Artifact Corner: Episode 12

Today we are going to be looking at a walking stick we believe belonged to William Swetland. This is a hardwood wooden walking stick, simple in it’s design, but still very effective.
So, who is William Swetland? William was born in CT in 1784. He attended Middlebury College in 1804, with an emphasis on literature and History. He graduated in 1808, and by 1811 he had moved to Plattsburgh. He was a very prominent lawyer, who married Betsey Delord four years after Henry Delord passed away. He moved into our home with his two daughters following his marriage to Betsey.
Prior to Betsey marrying William, they had moved in the same social circles. Henry Delord and William Swetland were both prominent citizens in Plattsburgh, and Henry even retained William Swetland’s legal help. Henry and William were both patriots of our young nation, and established a celebratory dinner for Thomas McDonough following the Battle of Plattsburgh.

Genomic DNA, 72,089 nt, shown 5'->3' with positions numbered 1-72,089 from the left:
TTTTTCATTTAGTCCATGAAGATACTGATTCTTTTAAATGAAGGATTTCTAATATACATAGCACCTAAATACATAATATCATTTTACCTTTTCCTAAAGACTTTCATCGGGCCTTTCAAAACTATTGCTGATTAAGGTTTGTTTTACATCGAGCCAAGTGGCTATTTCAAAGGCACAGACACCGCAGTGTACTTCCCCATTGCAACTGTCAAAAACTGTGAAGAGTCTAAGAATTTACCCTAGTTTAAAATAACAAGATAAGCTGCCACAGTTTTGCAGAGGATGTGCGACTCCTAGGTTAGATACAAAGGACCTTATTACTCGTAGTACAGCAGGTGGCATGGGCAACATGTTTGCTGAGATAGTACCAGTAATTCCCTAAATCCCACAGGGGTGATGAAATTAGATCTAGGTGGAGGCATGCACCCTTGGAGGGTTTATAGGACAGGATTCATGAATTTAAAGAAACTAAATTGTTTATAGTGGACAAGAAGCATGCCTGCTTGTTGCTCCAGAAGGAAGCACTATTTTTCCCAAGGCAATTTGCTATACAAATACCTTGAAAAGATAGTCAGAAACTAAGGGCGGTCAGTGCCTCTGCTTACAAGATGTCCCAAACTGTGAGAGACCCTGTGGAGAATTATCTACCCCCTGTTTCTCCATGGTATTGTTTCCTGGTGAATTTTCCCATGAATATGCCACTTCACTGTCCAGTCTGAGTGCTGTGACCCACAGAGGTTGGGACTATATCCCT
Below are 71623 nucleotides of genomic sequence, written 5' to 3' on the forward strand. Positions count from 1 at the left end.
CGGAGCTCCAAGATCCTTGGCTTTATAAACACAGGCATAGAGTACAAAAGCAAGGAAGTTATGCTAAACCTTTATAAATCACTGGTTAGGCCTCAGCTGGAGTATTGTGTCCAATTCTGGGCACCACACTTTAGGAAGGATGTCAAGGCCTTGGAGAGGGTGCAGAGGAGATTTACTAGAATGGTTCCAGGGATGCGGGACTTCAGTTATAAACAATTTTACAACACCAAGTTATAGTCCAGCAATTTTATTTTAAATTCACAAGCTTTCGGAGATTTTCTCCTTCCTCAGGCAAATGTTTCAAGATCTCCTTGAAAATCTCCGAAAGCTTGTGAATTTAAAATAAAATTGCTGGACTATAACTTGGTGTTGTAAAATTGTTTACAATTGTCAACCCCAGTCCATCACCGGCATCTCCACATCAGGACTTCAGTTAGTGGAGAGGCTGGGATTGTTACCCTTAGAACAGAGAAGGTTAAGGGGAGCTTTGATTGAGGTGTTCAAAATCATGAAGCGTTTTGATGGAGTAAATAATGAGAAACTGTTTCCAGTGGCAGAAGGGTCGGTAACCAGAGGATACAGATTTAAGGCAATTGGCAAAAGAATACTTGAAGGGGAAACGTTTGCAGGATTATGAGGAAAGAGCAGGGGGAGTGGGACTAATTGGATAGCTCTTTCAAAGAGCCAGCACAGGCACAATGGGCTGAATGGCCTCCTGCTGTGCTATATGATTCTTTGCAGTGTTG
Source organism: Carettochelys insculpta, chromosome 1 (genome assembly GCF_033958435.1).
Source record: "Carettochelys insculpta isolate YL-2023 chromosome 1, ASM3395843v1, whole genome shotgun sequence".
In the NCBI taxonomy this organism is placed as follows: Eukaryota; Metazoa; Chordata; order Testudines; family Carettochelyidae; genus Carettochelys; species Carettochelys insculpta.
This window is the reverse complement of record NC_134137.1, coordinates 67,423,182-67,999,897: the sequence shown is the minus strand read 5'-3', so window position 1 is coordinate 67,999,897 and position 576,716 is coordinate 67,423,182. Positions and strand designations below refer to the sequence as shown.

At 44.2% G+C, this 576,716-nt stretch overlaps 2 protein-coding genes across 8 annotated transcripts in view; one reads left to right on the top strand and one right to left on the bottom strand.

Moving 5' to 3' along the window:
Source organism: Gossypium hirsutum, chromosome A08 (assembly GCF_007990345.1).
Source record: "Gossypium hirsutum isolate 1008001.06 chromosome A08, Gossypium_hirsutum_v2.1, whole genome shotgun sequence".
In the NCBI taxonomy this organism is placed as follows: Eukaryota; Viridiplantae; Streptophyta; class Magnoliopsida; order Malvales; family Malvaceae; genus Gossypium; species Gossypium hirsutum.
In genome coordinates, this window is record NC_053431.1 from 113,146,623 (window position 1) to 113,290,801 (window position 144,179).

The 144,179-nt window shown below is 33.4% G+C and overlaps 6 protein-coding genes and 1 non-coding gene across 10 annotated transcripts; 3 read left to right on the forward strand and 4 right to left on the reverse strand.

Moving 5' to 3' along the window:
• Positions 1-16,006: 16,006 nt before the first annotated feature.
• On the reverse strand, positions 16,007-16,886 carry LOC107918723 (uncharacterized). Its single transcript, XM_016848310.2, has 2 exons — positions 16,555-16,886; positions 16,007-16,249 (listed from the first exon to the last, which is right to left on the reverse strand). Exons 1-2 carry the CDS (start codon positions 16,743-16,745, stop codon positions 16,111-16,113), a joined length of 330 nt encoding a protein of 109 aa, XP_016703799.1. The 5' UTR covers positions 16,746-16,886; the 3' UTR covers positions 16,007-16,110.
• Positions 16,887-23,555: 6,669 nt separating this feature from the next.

William lived in our home for the rest of his life, practicing law in Plattsburgh until 1857. William passed away in January of 1864.
You can see that this stick is pretty simple. It’s made of wood, and likely turned on a lathe. The tip shows the wear that the user put it through. Canes or walking sticks were an essential part of every mans attire for over three centuries, and no well to do man would be caught in public without one. Canes could be plain or intricately decorated, depending on their intended use. Because of how simple this walking stick is, it was likely one for walking around the property, or for going for a walk in the woods. This is just another great artifact from our collection. Thanks so much for stopping by!

Music: Acoustic Breeze by Benjamin Tissot